The toll was gruesome. Over 100 people shot, 15 fatally. Bloody streets, shattered bones, severed limbs, ruined lives and devaststed families. Baghdad? No. Kabul? No. Mogadishu? No. Paris? No. Al Qaida? No. ISIS? No. Al Shabab? No. Boko Haram? No.
This was the July 4th weekend toll of shootings in Chicago, Illinois. Half of these shooting occurred during the last 12 hours of the weekend, almost fittingly on the Fourth of July. Fittingly, because as H. Rap Brown (now known as Imam Jamil el-Amin) once said, “Violence is as American as cherry pie.” We are a nation conceived in violence, yet many of us refuse to recognize it, especially those who benefit the most from it.
We were conceived in the genocidal violence unleashed against the native people of this land and when the remnants of the 500 vanished tribes try to hold on the dwindling slivers of their land, air or water we mock them with macabre cynicism as we send in the bulldozers and excavators.
We were nurtured on the dehumanizing violence of slavery and its bastard child, Jim Crow, and then wonder why those who have been epigenetically scarred by the trauma of auctioned fathers, raped mothers, lynched uncles and broken families cannot totally escape the quicksand of police dragnets, redlined and then gentrified neighborhoods, systematically underfunded schools, and looted public treasuries.
We perpetuate our economy, in part, on 100 billion dollar weapon sales and Satanic alliances, not caring the least about the hapless Muslim civilians, the overwhelming majority of those who are on the receiving end of the cruise missiles, smart and dumb bombs, bunker busters, cluster bomblets or the other instruments of death, which we peddle with the wanton impunity we peddle guns to alienated youth in our inner cities or the zombied killers who visit our college campuses or suburban schools far too often than we would care to admit.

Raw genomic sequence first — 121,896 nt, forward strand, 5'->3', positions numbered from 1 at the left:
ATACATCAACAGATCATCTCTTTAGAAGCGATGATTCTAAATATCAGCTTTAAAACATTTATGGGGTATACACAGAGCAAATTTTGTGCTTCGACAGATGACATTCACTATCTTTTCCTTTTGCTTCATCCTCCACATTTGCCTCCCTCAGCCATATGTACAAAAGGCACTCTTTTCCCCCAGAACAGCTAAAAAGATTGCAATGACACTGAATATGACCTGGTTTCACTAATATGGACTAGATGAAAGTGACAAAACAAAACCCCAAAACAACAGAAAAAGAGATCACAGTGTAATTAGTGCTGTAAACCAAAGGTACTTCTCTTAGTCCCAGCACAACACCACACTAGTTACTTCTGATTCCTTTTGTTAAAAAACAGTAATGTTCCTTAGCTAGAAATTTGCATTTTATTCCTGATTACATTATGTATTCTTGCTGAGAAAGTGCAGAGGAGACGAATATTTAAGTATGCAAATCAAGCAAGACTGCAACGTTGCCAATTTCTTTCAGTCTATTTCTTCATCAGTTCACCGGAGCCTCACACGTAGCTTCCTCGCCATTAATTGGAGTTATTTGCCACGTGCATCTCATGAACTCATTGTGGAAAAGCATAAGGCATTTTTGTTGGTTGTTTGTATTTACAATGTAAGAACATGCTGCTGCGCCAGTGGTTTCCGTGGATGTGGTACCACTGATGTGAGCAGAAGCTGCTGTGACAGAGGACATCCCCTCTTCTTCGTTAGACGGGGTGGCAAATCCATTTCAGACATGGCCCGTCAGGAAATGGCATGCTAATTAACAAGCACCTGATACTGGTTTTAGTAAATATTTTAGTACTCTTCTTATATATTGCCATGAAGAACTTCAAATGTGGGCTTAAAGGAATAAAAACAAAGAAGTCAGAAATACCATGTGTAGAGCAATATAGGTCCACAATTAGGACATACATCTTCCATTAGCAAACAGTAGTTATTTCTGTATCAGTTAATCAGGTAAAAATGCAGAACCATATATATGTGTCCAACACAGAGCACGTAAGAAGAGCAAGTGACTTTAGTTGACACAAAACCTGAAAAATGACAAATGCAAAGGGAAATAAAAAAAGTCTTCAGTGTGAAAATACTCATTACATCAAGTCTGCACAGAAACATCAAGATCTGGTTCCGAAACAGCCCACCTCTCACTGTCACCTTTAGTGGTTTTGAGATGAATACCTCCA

We justify much of the violence in the name of security. Surely, security will be invoked when the politicians discuss deploying the National Guard or military reservists to Chiraq, the street name for Chicago’s most violent neighborhoods. However, just as an armed response has done little to mitigate the rise of terrorist groups overseas, the Army responding to the violence plaguing many of our urban communities will be of little lasting effect.
We will only begin to escape these escalating cycles of violence, domestic and foreign, when we acknowledge that no child, regardless the circumstances of his birth, comes into the world with a gun in his hand hellbent on taking the life of his fellow humans. It is only when we place as much emphasis on ensuring that we are a nurturing society that equally values the lives of all of its members that we will be able to begin to move beyond the kind of violence so painfully on display in Chicago this last week.